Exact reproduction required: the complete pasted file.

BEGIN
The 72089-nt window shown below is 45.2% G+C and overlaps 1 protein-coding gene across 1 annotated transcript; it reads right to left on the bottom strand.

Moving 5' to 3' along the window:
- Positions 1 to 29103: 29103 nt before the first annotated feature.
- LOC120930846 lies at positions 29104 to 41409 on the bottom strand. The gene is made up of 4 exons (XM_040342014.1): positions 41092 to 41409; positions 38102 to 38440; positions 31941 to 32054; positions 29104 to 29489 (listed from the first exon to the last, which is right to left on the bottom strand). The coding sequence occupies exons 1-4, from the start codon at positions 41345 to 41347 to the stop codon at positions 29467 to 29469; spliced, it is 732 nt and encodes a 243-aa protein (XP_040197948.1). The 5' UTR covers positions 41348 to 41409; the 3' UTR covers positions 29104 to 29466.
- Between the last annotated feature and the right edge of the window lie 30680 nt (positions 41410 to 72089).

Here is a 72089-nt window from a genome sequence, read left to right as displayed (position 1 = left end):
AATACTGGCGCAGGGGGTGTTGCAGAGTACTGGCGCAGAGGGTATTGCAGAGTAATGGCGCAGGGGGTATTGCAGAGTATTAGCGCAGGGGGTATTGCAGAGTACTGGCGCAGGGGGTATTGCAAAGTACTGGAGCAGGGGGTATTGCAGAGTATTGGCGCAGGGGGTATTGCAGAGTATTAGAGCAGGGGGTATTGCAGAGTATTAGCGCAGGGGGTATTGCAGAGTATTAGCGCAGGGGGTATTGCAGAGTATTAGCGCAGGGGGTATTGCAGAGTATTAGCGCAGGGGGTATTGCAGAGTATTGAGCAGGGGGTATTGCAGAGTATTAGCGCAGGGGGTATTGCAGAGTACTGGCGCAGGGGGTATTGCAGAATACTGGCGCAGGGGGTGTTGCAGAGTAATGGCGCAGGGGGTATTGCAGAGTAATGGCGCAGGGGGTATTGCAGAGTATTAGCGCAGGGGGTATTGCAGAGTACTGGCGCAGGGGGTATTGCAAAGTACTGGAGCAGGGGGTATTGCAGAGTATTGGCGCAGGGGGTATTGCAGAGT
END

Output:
The 72089-nt window shown below is 45.2% G+C and overlaps 1 protein-coding gene across 1 annotated transcript; it reads right to left on the bottom strand.

Moving 5' to 3' along the window:
- Positions 1 to 29103: 29103 nt before the first annotated feature.
- LOC120930846 lies at positions 29104 to 41409 on the bottom strand. The gene is made up of 4 exons (XM_040342014.1): positions 41092 to 41409; positions 38102 to 38440; positions 31941 to 32054; positions 29104 to 29489 (listed from the first exon to the last, which is right to left on the bottom strand). The coding sequence occupies exons 1-4, from the start codon at positions 41345 to 41347 to the stop codon at positions 29467 to 29469; spliced, it is 732 nt and encodes a 243-aa protein (XP_040197948.1). The 5' UTR covers positions 41348 to 41409; the 3' UTR covers positions 29104 to 29466.
- Between the last annotated feature and the right edge of the window lie 30680 nt (positions 41410 to 72089).

Here is a 72089-nt window from a genome sequence, read left to right as displayed (position 1 = left end):
AATACTGGCGCAGGGGGTGTTGCAGAGTACTGGCGCAGAGGGTATTGCAGAGTAATGGCGCAGGGGGTATTGCAGAGTATTAGCGCAGGGGGTATTGCAGAGTACTGGCGCAGGGGGTATTGCAAAGTACTGGAGCAGGGGGTATTGCAGAGTATTGGCGCAGGGGGTATTGCAGAGTATTAGAGCAGGGGGTATTGCAGAGTATTAGCGCAGGGGGTATTGCAGAGTATTAGCGCAGGGGGTATTGCAGAGTATTAGCGCAGGGGGTATTGCAGAGTATTAGCGCAGGGGGTATTGCAGAGTATTGAGCAGGGGGTATTGCAGAGTATTAGCGCAGGGGGTATTGCAGAGTACTGGCGCAGGGGGTATTGCAGAATACTGGCGCAGGGGGTGTTGCAGAGTAATGGCGCAGGGGGTATTGCAGAGTAATGGCGCAGGGGGTATTGCAGAGTATTAGCGCAGGGGGTATTGCAGAGTACTGGCGCAGGGGGTATTGCAAAGTACTGGAGCAGGGGGTATTGCAGAGTATTGGCGCAGGGGGTATTGCAGAGT